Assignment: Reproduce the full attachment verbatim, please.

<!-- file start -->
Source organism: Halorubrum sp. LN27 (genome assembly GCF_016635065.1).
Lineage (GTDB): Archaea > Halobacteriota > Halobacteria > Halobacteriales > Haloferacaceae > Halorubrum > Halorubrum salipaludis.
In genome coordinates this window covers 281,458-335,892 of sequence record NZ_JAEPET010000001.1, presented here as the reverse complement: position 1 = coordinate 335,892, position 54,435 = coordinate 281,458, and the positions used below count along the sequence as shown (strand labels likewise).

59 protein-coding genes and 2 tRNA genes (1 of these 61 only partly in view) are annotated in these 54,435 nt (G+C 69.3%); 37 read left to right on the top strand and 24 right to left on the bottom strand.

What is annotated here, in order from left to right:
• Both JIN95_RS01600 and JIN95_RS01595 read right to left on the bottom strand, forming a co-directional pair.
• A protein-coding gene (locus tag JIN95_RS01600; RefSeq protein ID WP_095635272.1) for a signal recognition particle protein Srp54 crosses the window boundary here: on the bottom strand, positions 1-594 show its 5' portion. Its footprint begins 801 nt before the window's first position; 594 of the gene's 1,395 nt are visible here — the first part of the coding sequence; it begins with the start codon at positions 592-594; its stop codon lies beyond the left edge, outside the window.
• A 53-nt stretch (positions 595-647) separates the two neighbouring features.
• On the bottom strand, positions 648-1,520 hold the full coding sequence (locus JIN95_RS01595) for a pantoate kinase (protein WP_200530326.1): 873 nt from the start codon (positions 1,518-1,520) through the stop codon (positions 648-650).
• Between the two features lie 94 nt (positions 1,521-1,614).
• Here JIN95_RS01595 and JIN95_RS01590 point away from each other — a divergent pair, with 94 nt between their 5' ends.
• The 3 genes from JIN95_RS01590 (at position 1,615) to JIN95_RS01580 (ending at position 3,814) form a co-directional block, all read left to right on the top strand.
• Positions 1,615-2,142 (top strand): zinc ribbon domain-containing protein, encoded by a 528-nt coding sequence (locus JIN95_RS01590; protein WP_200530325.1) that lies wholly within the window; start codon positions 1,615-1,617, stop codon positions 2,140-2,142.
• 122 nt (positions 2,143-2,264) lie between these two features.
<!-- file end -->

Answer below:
Source organism: Halorubrum sp. LN27 (genome assembly GCF_016635065.1).
Lineage (GTDB): Archaea > Halobacteriota > Halobacteria > Halobacteriales > Haloferacaceae > Halorubrum > Halorubrum salipaludis.
In genome coordinates this window covers 281,458-335,892 of sequence record NZ_JAEPET010000001.1, presented here as the reverse complement: position 1 = coordinate 335,892, position 54,435 = coordinate 281,458, and the positions used below count along the sequence as shown (strand labels likewise).

59 protein-coding genes and 2 tRNA genes (1 of these 61 only partly in view) are annotated in these 54,435 nt (G+C 69.3%); 37 read left to right on the top strand and 24 right to left on the bottom strand.

What is annotated here, in order from left to right:
• Both JIN95_RS01600 and JIN95_RS01595 read right to left on the bottom strand, forming a co-directional pair.
• A protein-coding gene (locus tag JIN95_RS01600; RefSeq protein ID WP_095635272.1) for a signal recognition particle protein Srp54 crosses the window boundary here: on the bottom strand, positions 1-594 show its 5' portion. Its footprint begins 801 nt before the window's first position; 594 of the gene's 1,395 nt are visible here — the first part of the coding sequence; it begins with the start codon at positions 592-594; its stop codon lies beyond the left edge, outside the window.
• A 53-nt stretch (positions 595-647) separates the two neighbouring features.
• On the bottom strand, positions 648-1,520 hold the full coding sequence (locus JIN95_RS01595) for a pantoate kinase (protein WP_200530326.1): 873 nt from the start codon (positions 1,518-1,520) through the stop codon (positions 648-650).
• Between the two features lie 94 nt (positions 1,521-1,614).
• Here JIN95_RS01595 and JIN95_RS01590 point away from each other — a divergent pair, with 94 nt between their 5' ends.
• The 3 genes from JIN95_RS01590 (at position 1,615) to JIN95_RS01580 (ending at position 3,814) form a co-directional block, all read left to right on the top strand.
• Positions 1,615-2,142 (top strand): zinc ribbon domain-containing protein, encoded by a 528-nt coding sequence (locus JIN95_RS01590; protein WP_200530325.1) that lies wholly within the window; start codon positions 1,615-1,617, stop codon positions 2,140-2,142.
• 122 nt (positions 2,143-2,264) lie between these two features.